While most of us were popping the corks on bottles of champagne, NASA engineers were holding their breath as they watched the calendar flip to 2019 on the East Coast. That’s because the New Horizons spacecraft, which has now traveled some 4 billion miles through our Solar System, finally made its flyby of the most distant object ever studied up close.
The probe’s target was the oblong space rock known as Ultima Thule, and even though the spacecraft passed the massive rock at around midnight EST, NASA had to wait another ten hours before they even knew if the probe performed as planned. Now, with signals finally coming back from New Horizons, NASA can rest easy.
In a lengthy update by the New Horizons team, the group boasts that New Horizons sent back a signal to its handlers letting them know that it had filled its on-board recorders with a wealth of science data that it collected as it zoomed past Ultima Thule.
“New Horizons performed as planned today, conducting the farthest exploration of any world in history — 4 billion miles from the Sun,” New Horizons Principal Investigator Alan Stern said in a statement. “The data we have look fantastic and we’re already learning about Ultima from up close. From here out the data will just get better and better!”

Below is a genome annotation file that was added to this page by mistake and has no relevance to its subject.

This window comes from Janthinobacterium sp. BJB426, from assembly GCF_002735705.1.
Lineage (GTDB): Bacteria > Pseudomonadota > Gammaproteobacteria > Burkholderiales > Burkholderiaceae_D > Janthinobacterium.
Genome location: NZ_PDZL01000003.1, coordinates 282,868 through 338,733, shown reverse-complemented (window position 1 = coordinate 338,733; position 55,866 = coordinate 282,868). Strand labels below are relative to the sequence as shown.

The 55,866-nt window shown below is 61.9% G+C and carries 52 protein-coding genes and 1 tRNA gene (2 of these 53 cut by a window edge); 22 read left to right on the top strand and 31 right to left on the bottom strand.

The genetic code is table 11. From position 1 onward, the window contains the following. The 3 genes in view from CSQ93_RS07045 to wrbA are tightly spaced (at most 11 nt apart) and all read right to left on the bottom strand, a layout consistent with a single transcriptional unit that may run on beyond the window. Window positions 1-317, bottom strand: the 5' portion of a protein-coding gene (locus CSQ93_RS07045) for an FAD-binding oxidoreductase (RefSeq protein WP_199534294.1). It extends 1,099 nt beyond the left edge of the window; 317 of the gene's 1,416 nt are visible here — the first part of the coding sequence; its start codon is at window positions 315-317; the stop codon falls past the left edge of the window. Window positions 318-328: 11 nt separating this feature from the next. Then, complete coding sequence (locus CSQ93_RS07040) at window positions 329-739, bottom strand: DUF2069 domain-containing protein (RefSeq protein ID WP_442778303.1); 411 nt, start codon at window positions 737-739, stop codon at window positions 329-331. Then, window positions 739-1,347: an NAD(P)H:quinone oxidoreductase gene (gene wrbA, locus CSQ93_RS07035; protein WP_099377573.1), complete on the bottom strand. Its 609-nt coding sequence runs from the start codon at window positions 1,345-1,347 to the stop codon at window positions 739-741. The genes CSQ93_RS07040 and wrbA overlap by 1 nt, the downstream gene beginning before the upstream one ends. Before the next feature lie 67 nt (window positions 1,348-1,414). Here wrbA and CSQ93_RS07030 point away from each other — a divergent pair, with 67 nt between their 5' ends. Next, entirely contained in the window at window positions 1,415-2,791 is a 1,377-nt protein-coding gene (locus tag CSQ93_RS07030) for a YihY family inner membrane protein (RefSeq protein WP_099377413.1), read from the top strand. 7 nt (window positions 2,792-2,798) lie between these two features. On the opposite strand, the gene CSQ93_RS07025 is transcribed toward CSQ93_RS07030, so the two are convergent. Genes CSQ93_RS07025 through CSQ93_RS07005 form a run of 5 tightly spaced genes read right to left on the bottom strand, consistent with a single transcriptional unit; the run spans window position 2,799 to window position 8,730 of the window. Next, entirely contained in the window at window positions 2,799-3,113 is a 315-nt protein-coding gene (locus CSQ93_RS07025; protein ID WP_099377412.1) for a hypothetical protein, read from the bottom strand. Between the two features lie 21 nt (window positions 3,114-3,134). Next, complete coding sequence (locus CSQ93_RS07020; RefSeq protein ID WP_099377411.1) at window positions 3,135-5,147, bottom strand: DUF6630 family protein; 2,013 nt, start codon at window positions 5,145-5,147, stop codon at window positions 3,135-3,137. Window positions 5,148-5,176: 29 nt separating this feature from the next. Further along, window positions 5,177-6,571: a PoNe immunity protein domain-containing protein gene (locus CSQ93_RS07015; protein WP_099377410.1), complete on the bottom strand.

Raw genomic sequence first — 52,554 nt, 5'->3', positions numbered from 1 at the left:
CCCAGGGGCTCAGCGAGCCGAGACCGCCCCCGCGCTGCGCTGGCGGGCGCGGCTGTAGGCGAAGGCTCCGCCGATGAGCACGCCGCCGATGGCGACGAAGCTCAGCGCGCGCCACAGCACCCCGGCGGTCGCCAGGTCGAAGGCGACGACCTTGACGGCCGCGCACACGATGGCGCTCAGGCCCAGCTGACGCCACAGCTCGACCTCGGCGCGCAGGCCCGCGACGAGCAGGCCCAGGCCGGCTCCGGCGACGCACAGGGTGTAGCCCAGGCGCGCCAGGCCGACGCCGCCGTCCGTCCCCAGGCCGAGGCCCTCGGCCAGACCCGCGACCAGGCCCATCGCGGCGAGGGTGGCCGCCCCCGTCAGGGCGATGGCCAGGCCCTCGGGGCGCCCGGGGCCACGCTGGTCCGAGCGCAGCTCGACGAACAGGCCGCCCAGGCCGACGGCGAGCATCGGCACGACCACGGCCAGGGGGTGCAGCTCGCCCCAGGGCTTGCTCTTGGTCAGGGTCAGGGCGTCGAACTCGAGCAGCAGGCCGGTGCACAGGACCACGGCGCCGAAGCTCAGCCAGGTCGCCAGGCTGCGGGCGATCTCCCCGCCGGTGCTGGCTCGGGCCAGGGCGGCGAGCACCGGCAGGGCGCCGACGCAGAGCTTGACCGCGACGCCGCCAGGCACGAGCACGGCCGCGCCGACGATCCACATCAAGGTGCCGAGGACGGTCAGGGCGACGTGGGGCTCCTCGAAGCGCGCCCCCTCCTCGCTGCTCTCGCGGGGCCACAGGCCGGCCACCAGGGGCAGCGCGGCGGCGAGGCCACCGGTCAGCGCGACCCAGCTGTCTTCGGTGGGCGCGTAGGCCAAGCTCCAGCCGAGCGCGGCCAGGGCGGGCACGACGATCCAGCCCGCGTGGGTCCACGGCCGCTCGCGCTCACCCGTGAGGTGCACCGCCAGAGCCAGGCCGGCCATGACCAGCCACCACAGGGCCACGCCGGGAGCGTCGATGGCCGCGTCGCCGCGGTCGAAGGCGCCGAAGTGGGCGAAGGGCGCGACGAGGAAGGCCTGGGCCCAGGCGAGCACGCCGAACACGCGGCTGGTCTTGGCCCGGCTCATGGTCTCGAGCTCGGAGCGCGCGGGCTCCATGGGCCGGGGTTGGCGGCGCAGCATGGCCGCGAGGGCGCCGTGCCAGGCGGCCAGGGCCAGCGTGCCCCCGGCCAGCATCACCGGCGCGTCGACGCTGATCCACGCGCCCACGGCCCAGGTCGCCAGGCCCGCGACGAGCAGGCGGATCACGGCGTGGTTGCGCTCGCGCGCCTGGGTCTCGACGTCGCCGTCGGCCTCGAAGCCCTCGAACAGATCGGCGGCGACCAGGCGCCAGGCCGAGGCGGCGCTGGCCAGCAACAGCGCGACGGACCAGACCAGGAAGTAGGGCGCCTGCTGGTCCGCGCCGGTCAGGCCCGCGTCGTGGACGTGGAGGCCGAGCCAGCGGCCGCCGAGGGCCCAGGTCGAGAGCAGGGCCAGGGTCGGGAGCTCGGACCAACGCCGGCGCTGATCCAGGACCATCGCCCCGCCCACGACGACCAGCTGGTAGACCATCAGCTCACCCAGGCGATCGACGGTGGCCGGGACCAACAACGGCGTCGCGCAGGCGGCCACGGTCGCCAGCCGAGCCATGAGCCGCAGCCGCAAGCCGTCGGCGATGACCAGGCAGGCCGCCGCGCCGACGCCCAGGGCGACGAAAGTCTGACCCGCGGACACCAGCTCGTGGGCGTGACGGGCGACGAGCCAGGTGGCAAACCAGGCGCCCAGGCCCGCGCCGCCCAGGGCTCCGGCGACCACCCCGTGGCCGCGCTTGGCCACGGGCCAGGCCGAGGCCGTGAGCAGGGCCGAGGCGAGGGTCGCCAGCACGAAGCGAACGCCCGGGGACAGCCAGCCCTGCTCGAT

The probe also snapped some images of the icy rock and relayed them to Earth. In an animation created by NASA using three of the images we can see the oblong shape of Ultima Thule, which NASA describes as looking like a bowling pin.
The images are obviously very low in resolution, and it’s not immediately clear if or when we’ll get a better glimpse of the rock, but New Horizons still has a lot of data to beam back to Earth. As NASA announced well in advance of the flyby, it’s going to take months for the spacecraft to send its trickle of information back to Earth, and sciences will surely be eager to get their hands on it.